The Problem of Bigness
When Management is Separated from Ownership
It is rational to think that private industry is inherently more efficient than the public sector It’s largely a matter of incentives. If a private company runs itself efficiently and has a viable business model, it will be able to turn a profit. But if it messes up badly enough or finds inadequate demand for its goods or services, it will go out of business, and the economy as a whole will be better off. If competition is allowed to play itself out, only the well-run, economically relevant companies survive. With government, however, there is often no incentive to spend money wisely. Revenue generally comes from tax dollars, not from income earned as a result of performance. If government agencies blow a lot of money, they will usually stay in existence in spite of their incompetence, low demand for their services, or any other financial weaknesses. And if the government steps in to bail out failed businesses, they weaken the economy over the long haul.
This belief in the superiority of the private sector, however, can sometimes be more accurate in theory than in practice. It is based on the seemingly obvious assumption that people running businesses are concerned with the long-term success of their operations. With small companies in which the owners and managers are the same people, the interests of the managers and the businesses are lined up very well. If a company is able to grow and thrive over the long haul, the people running the operation directly benefit. But if a business evolves into a large corporation, there will often come a time when the managers and the owners are no longer the same people. And in this situation, the managers of these complex operations will primarily be thinking about their personal, short-term interests instead of the long-term interests of the corporation. The quarterly profit reports and the current stock prices of the corporation become a higher priority than the company’s ability to stay competitive and financially viable over the long haul. Since the people in upper management may not be planning to stick around for too long, and they are judged on the basis of current performance, the plan is often to keep those high salaries for as long as possible, jack up the prices of those stock options, and bail out / cash out at some point in the future, moving on to the next opportunity that turns up. (And for fired CEOs who have long-term contracts, the severance package is often more than enough to retire very comfortably.)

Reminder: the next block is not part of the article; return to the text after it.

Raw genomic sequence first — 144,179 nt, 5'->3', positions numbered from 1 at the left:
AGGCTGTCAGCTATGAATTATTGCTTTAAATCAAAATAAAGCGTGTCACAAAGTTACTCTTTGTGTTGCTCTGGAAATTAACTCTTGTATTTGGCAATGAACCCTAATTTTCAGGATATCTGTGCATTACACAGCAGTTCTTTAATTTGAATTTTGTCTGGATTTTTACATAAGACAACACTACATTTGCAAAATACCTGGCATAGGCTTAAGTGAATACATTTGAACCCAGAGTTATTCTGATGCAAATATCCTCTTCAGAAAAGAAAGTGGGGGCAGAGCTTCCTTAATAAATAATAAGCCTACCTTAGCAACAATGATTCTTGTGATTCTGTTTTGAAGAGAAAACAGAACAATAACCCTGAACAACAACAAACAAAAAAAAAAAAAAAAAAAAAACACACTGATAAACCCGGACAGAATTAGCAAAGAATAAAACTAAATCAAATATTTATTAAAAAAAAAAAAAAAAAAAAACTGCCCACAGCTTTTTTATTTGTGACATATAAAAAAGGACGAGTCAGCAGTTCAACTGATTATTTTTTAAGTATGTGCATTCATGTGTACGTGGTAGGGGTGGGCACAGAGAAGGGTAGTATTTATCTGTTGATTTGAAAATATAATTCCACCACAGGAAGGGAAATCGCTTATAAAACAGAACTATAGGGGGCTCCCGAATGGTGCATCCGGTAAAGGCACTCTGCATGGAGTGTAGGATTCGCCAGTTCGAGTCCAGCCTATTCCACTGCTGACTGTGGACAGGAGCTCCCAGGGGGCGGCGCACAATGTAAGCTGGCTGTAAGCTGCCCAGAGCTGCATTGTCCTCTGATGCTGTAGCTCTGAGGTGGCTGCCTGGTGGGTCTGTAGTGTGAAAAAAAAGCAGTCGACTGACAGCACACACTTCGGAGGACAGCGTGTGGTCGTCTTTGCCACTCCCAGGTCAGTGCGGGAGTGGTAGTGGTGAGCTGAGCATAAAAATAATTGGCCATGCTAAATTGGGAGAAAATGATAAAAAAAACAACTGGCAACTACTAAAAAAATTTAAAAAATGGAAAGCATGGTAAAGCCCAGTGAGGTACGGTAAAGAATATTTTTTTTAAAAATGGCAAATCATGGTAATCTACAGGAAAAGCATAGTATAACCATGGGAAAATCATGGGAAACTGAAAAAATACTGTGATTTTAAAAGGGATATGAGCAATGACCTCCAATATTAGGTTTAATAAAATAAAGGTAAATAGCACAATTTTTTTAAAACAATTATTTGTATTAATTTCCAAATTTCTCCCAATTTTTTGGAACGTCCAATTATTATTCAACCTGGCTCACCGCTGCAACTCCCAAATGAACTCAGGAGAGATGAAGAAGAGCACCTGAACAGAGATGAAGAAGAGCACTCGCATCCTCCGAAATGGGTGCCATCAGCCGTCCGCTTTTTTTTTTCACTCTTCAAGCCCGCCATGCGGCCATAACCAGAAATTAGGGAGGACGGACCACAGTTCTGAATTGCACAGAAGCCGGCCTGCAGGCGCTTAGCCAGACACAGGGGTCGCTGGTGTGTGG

The recent financial crisis may be the ultimate example of the consequences that can arise when managers are not truly invested into the long-term health of the companies in which they work. In a purely economic sense, packaging bundles of bad mortgages into mortgage-backed securities and selling these shaky instruments to investors was pretty foolish. But for people only thinking about their short-term self-interest, it made perfect sense. The sale of these derivative products was an easy way to generate quick cash, increase the profits of financial services companies, and earn big bonuses for those setting up the transactions. And if the people running these operations were smart, they were careful to put all of this money away before the bottom fell out. And if they were really smart, they cashed out whatever financial stocks that they had before the companies reached the brink of disaster. When the bottom fell out, after all, no one asked the brokers to return the bonus money or the profits from sales of stock. So if a person was driven purely by self-interest, this was a potentially brilliant operation. The fact that many financial services companies either went under or received massive amounts of bailout money was of secondary concern. The interests of the companies and some of the people working for them were clearly not in line.
So what can be done about this situation, particularly with a financial sector that can be manipulated in so many ways and on which all of us are so economically dependent? What can be done to stop bankers from thinking primarily of short-term self- interest, even if these interests threaten the long-term existence of the companies in which they work? Some cry out for regulation, but hiring flawed human beings to watch over the behavior of other flawed human beings is not a foolproof plan. And with limited government resources, an incredibly complex financial system, and a continually revolving door crossed by people changing jobs from banker to regulator to banker once again, government regulation may never be enough to stop risky behaviors that threaten the system. In the end, the fundamental problem may be bigness. If a bank it too big to fail, and by its nature is filled with employees who may not have its long-term interests at heart, then it is too big period. By nature, a capitalistic, corporate economy will inevitably have failed businesses. It is in none of our interests, however, to have the failure of a few mega-banks drag us all down with them. Big may sometimes be necessary, but it is not always better.